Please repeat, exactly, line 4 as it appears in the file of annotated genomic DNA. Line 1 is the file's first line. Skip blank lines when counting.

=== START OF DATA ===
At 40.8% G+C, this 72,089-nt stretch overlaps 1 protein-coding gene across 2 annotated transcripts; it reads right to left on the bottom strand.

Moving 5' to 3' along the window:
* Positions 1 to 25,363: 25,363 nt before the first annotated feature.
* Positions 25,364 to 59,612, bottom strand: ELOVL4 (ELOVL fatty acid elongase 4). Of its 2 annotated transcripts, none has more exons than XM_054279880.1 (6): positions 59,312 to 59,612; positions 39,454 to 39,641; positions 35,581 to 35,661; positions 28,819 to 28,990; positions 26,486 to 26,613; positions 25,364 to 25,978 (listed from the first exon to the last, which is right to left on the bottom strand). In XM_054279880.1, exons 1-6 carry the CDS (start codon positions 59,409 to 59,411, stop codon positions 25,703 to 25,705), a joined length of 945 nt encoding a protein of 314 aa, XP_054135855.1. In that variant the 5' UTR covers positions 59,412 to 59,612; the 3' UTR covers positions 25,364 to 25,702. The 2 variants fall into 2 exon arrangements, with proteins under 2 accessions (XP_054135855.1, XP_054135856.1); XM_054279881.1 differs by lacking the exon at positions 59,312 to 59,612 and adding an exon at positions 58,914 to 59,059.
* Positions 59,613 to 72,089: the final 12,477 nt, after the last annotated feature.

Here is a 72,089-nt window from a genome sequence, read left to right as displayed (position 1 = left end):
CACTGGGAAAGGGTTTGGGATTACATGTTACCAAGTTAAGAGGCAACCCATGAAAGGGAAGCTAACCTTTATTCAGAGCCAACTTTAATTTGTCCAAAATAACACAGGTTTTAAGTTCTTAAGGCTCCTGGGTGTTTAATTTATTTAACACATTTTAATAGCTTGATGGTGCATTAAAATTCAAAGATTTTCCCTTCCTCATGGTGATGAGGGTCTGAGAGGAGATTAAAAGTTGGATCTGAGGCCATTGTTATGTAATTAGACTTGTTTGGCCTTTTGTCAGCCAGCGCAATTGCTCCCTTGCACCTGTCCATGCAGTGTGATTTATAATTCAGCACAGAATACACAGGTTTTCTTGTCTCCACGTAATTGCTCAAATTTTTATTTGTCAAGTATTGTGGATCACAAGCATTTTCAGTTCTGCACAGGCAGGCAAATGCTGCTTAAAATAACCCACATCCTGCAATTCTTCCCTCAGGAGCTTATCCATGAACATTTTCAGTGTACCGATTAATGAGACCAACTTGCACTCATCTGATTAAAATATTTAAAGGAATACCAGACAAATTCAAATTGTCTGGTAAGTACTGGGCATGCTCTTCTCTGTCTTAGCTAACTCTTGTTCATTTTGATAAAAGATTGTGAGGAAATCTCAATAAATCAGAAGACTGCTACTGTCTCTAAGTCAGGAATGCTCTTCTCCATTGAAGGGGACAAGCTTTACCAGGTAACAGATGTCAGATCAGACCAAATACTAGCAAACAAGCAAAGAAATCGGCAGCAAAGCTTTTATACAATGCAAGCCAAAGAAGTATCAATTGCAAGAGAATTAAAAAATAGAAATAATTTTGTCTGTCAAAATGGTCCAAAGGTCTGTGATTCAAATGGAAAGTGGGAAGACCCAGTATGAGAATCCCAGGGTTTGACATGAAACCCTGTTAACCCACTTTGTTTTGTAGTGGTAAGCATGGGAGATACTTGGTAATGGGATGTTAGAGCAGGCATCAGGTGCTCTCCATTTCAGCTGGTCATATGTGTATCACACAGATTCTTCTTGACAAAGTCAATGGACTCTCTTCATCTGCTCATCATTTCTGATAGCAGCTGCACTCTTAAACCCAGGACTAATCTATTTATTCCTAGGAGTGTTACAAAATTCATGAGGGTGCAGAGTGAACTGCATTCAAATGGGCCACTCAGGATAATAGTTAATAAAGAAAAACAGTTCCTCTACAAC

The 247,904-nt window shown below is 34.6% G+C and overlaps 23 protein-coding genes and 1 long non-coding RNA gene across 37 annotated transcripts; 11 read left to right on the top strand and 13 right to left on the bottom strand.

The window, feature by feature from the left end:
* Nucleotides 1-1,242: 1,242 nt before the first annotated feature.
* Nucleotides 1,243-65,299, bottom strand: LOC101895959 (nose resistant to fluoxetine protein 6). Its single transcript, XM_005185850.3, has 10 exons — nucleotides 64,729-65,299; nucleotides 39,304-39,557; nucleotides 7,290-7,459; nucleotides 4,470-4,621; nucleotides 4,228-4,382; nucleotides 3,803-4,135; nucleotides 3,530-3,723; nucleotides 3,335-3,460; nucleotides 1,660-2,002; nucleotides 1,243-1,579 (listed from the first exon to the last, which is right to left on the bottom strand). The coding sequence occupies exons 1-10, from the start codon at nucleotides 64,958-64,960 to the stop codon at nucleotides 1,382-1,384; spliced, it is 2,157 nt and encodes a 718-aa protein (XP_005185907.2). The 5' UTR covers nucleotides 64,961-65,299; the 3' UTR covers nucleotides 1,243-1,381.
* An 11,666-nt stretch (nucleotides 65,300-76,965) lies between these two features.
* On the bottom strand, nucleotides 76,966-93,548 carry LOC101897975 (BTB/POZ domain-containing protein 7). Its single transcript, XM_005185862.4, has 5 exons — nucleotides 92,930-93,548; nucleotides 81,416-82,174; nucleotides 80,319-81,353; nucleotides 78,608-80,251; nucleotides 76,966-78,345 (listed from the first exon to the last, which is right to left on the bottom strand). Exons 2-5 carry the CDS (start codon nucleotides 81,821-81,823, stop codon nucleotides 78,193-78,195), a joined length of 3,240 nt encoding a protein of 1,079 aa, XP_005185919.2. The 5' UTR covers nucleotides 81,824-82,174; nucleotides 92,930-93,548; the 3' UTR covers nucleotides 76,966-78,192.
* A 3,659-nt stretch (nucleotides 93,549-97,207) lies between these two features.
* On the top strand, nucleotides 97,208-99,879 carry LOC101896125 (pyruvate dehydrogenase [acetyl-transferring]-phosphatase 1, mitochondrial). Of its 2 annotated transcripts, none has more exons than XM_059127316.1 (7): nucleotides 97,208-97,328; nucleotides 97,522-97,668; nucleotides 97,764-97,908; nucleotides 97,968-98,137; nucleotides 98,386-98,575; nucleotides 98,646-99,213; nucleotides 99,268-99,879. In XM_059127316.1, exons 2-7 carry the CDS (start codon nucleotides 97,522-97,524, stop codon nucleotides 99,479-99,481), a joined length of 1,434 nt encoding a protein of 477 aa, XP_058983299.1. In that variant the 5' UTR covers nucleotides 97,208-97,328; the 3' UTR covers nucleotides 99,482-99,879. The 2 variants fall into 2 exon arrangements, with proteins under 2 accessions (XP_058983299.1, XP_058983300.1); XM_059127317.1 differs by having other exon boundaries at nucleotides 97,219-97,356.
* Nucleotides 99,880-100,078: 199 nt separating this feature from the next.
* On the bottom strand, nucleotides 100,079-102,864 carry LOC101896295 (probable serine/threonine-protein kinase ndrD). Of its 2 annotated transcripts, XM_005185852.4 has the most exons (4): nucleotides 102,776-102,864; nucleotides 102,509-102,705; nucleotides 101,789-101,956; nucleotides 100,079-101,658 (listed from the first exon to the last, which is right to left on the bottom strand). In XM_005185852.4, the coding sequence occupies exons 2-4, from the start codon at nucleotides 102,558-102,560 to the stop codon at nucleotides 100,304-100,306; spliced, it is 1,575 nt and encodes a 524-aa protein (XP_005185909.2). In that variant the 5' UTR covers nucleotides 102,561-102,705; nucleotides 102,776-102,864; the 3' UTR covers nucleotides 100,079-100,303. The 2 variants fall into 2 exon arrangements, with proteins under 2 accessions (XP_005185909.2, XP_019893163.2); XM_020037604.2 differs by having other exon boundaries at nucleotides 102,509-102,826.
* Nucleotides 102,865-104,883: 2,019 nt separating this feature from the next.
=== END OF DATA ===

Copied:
* Positions 25,364 to 59,612, bottom strand: ELOVL4 (ELOVL fatty acid elongase 4). Of its 2 annotated transcripts, none has more exons than XM_054279880.1 (6): positions 59,312 to 59,612; positions 39,454 to 39,641; positions 35,581 to 35,661; positions 28,819 to 28,990; positions 26,486 to 26,613; positions 25,364 to 25,978 (listed from the first exon to the last, which is right to left on the bottom strand). In XM_054279880.1, exons 1-6 carry the CDS (start codon positions 59,409 to 59,411, stop codon positions 25,703 to 25,705), a joined length of 945 nt encoding a protein of 314 aa, XP_054135855.1. In that variant the 5' UTR covers positions 59,412 to 59,612; the 3' UTR covers positions 25,364 to 25,702. The 2 variants fall into 2 exon arrangements, with proteins under 2 accessions (XP_054135855.1, XP_054135856.1); XM_054279881.1 differs by lacking the exon at positions 59,312 to 59,612 and adding an exon at positions 58,914 to 59,059.